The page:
The Belfast side of Little River estuary at low tide, with the former home of Harriet Hartley visible at left. Nordic Aquafarms has proposed to run water pipes under the mudflats. (Photo by Ethan Andrews)
The Belfast side of Little River estuary at low tide, with the former home of Harriet Hartley visible at left. Nordic Aquafarms has proposed to run water pipes under the mudflats. (Photo by Ethan Andrews)
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At the end of April, Penobscot Bay advocate Ron Huber posted a cryptic message on Facebook: “Looks like Nordic Aquafarms is toast. Next?”

Nordic Aquafarms had just come off its best public relations moment in the 15 months since going public with plans to build a $500 million land-based salmon farm in Belfast. An information session at the University of Maine Hutchinson Center a month earlier was dominated by supporters of the project for the first time in more than a year. If ever there was a time that Nordic did not appear to be “toast,” it was at the end of April.

On May 1, opponents dropped a bombshell trove of land records and testimonials that suggest Huber might have been right. But a representative of Nordic says nothing has changed; the salmon farm is moving ahead as planned.

Nordic responded to the “rumors” started by Huber with a post on its own Facebook page that included a letter to Upstream Watch, a group that opposes the salmon farm, from Carol DiBello, submerged lands coordinator for the state Bureau of Parks and Lands. The bureau is reviewing Nordic’s application to lay three pipes on the floor of Penobscot Bay that would carry water to and from the salmon farm. Upsteam Watch and other opponents believe the company doesn’t have the required land rights for the upland and intertidal zone. DiBello’s letter, at first glance, appeared to say otherwise:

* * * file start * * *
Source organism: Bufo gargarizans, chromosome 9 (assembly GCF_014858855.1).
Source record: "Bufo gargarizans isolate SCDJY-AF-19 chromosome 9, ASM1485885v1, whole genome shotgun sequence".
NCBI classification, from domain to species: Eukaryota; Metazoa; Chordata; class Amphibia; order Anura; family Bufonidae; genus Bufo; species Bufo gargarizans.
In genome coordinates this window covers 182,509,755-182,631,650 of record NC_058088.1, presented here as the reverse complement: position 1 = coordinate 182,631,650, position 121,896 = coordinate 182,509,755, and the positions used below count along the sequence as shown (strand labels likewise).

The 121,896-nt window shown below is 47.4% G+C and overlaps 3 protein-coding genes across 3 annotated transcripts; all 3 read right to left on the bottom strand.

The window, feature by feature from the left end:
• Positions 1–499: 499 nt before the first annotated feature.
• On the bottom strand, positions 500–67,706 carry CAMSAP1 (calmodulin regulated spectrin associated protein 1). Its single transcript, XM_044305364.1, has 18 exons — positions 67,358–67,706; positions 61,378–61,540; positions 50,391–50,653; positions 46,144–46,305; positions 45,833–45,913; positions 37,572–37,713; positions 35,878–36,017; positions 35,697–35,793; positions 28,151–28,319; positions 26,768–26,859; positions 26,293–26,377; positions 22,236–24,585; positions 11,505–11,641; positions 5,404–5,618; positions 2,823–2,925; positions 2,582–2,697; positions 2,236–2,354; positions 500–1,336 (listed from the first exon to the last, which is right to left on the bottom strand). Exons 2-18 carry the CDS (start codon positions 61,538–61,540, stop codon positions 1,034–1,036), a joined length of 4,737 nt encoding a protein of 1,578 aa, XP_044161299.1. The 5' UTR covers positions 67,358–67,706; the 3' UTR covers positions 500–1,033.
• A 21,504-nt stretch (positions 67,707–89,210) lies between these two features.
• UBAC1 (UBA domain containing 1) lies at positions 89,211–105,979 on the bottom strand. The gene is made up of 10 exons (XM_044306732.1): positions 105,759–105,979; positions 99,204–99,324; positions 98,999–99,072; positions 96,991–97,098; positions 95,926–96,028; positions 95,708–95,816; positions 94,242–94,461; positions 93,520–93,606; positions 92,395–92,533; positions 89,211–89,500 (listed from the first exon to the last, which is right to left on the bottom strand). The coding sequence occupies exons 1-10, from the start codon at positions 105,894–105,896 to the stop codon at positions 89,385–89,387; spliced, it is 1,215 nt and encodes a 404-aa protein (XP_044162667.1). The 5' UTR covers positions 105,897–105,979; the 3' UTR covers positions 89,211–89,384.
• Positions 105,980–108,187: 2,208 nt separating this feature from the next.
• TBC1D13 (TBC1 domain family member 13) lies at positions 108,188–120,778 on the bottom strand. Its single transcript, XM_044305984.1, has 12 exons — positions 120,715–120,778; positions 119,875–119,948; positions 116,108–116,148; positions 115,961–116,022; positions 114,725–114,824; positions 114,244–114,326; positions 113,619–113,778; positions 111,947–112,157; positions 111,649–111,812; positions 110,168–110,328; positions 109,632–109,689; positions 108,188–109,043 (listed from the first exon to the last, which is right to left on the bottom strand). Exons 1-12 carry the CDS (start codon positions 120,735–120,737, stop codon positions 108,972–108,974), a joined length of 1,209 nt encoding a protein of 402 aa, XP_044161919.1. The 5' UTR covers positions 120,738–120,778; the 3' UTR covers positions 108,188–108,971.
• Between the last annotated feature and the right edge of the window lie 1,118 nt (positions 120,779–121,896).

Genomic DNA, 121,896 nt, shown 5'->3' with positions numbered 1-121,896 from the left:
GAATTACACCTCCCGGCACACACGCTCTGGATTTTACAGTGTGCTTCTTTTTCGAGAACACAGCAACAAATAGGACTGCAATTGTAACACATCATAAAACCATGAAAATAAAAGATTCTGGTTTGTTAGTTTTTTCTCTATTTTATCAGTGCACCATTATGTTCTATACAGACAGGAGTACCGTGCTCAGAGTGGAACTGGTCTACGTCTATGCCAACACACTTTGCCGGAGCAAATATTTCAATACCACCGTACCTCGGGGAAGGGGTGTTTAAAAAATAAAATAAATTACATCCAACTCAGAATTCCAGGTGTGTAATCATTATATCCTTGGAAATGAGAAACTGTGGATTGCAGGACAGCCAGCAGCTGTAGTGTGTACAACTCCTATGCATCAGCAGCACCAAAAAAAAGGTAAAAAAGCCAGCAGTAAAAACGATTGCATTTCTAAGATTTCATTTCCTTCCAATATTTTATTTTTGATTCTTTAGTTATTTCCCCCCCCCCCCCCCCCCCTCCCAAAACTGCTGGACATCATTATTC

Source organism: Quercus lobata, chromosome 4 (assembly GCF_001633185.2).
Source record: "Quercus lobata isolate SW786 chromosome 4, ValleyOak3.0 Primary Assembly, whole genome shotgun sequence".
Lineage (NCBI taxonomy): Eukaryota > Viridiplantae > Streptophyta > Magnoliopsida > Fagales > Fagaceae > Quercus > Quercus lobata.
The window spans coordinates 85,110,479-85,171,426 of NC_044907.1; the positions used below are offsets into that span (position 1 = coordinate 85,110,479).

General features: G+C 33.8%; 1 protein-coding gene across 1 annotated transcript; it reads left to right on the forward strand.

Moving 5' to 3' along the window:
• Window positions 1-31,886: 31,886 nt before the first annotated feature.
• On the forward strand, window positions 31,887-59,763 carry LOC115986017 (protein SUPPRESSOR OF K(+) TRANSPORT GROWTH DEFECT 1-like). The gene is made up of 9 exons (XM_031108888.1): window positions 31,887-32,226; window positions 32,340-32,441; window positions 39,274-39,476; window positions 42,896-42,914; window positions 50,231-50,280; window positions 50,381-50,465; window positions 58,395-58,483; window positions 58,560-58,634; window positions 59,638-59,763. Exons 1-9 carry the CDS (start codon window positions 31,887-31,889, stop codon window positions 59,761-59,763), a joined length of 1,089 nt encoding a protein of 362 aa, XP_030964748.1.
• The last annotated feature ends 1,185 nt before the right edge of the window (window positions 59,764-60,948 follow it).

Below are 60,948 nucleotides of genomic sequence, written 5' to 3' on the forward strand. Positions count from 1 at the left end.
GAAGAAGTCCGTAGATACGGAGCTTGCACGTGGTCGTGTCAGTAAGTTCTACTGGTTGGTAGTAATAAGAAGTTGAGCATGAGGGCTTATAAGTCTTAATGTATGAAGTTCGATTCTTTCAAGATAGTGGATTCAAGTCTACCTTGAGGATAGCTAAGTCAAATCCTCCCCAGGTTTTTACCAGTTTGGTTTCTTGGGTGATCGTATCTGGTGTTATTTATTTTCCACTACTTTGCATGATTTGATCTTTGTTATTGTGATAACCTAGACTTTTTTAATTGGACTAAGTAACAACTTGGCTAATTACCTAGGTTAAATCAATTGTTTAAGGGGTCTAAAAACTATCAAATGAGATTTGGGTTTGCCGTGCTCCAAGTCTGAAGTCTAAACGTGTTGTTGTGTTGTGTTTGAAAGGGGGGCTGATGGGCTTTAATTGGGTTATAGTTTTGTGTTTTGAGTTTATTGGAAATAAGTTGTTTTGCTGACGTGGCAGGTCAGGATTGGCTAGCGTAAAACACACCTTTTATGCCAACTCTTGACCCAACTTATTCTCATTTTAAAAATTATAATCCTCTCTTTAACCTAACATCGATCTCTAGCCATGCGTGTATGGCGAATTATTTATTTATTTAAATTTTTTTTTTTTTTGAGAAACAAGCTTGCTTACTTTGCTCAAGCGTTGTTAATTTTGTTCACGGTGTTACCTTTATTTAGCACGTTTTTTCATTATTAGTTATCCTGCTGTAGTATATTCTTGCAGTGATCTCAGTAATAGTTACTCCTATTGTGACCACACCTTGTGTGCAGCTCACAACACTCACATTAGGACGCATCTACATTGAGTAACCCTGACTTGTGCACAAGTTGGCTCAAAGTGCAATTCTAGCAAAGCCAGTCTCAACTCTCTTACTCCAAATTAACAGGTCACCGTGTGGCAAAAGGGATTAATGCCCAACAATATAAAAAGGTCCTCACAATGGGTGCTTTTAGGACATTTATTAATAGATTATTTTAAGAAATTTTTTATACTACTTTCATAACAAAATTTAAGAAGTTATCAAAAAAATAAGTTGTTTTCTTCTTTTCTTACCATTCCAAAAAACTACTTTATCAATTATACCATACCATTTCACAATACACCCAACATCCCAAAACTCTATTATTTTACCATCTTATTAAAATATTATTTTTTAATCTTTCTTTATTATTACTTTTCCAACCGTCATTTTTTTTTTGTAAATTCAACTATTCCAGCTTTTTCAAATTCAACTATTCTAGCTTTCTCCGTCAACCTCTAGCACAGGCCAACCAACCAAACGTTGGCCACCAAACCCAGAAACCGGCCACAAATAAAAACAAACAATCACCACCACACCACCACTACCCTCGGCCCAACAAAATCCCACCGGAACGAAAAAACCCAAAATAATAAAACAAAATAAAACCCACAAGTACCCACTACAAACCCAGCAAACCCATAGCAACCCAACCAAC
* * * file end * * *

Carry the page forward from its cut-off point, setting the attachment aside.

“The Bureau, in consultation with the Attorney General’s office, has determined that the applicant has provided sufficient title information and project plans for the Bureau to continue processing the application,” she wrote.

The letter continued with a caveat. If the proposal is approved, DiBello said, Nordic would need to submit an easement deed across the adjacent upland property, which belongs to Janet and Richard Eckrote, “including to the mean low-water mark.”

Nordic’s initial application included some supporting materials for its land claims and made piecemeal additions at the bureau’s request. But Upstream Watch and other opponents challenged the documentation, saying it was sloppy, and multinational companies that have $500 million for a project don’t do sloppy work by accident. Nordic, they said, was hiding the fact that the Eckrotes don’t own the land in the intertidal zone.

The May 1 submission to the bureau came with receipts to prove it.

The package, from Kim Ervin Tucker, representing Upstream Watch and Maine Lobstering Union, included a title chain showing that the Eckrotes’ property and two others to the south were once a single lot owned by Harriet Hartley, who lived, or summered, in the first waterfront house on the Belfast side of Little River bridge. Hartley split the land in thirds and sold off the two lots to the north, including what is now the Eckrote property, in 1946, but only to the high-water mark. As confirmation of this finding, Ervin Tucker included a letter from Rockport surveyor Donald Richards, who co-authored the definitive 1995 Maine Law Review article “Maine Principles of Ownership Along Water Bodies.”

Because of the “very specific and clear language used in that deed of conveyance and subsequent conveyances,” Richards wrote, “it must be concluded that it was her intension to retain the intertidal land between the land [now owned by the Eckrotes] and the bay.”

“As I traced the record title back to discern who owned the shore and the flats it became obvious that they belong to Jeffrey R. Mabee and Judith B. Grace.” They bought Harriet Hartley’s former house in 1991.